The structure from the creation record can be applied to the uses following the seven days of creation: enter image description here

The chiasmus in the first record finds its center in the second record pointing to Genesis 2:19-24, the creation of the first woman which begins with the LORD God bringing all the animals to the man and ends with:

Therefore, a man shall leave his father and mother and be joined to his wide, and they shall become one flesh. (Genesis 2:24)

A single Author has used the chiasmus to connect the complete record of the creation of the first man and woman in both Genesis 1 and Genesis 2.

The center of the chiasmus is surrounded on both sides with exclusive use of (et), with the exception of the ending which the Author has done to preserve the beginning and ending of first and last.

The two segments of the asymmetric pairs in the chiasmus point to Genesis 2:8-11 and Genesis 3:18-24. The first records the location of the Garden of Eden and placing the first man there; the second records the LORD God speaking to the man and telling him he will leave the garden, return to the earth from which he was taken. Thus, the secondary structures within the chiasmus are used to reinforce the work of creation to place the man in the Garden of Eden and remove him after he ate from the tree.

(et) and (v-et) have been arranged in a sophisticated structure that unifies everything from Genesis 1:1 to 3:24 in a way that also places emphasis and unites every key point within the events. Modern scholarship which seeks to limit the use to only connecting words immediately before or after fails to recognize the words have been used to demonstrate the written records are from a single Author. This Author is not limited by rules of grammar humans seek to impose on Him. (et) and (v-et) prove there is a single source and that the text has not been redacted. Modern scholarship sees the individual uses as a limited function of the words failing to recognize this understanding is a natural consequence of the greater and higher use of the word. It is like examining a small section of a painting to determine technique and demanding that local use is the definition without stepping back to see it is the entire work that defines the technique and establishes meaning which is found everywhere (including each small section).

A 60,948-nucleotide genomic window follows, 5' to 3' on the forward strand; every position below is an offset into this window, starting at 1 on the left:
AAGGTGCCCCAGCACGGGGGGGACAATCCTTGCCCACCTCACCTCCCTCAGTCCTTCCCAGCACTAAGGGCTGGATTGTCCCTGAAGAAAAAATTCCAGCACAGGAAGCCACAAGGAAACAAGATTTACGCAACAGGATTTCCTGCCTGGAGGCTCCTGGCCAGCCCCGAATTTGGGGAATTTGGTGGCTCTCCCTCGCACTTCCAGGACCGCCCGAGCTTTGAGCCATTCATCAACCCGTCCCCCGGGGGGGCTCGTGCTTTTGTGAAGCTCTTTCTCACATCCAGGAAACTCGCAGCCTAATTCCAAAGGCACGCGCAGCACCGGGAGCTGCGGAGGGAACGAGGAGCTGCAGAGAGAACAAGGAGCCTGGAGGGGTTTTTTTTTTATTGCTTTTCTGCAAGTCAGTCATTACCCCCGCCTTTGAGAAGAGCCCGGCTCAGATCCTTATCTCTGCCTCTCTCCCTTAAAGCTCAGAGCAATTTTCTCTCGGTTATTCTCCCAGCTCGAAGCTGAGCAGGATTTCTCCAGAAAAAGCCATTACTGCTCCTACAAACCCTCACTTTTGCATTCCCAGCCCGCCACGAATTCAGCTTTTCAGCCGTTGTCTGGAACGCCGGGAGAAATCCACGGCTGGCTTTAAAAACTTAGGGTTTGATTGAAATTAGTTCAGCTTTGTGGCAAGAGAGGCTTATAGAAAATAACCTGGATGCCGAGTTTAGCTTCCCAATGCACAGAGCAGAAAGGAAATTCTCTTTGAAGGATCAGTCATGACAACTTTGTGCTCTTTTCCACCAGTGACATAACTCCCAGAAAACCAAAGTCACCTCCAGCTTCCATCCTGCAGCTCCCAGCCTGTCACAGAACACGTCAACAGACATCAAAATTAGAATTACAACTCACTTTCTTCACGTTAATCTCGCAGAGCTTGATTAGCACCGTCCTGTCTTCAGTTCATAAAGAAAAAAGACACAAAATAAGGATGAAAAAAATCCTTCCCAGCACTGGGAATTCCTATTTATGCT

A more reasoned definition is that (et) is being used in a way which indicates the writer places a great significance on the word, its use and specific placement within the first three chapters of Genesis. This use also follows the primary pattern God will use to bring about salvation and has been placed within the descriptions of the events which will necessitate salvation. The use points forward to the command to observe the Sabbath. The use highlights the significance of the third day, trees and a period of time of three days in God’s plan of redemption. The meaning of the word should be seen as highly significant. If את is an untranslatable word (as it is treated in all translations) and if the text is divinely inspired, then את should be considered as the word of God for that is how the Author uses it in Genesis 1-3.

Throughout the days of creation, “God said…” and it is common to summarize creation by stating that God spoke the world into existence. That picture is accurate and incomplete as Isaiah explains:

So shall My word be that goes forth from My mouth; It shall not return to Me void, But it shall accomplish what I please, And it shall prosper in the thing for which I sent it. (Isaiah 55:11 NKJV)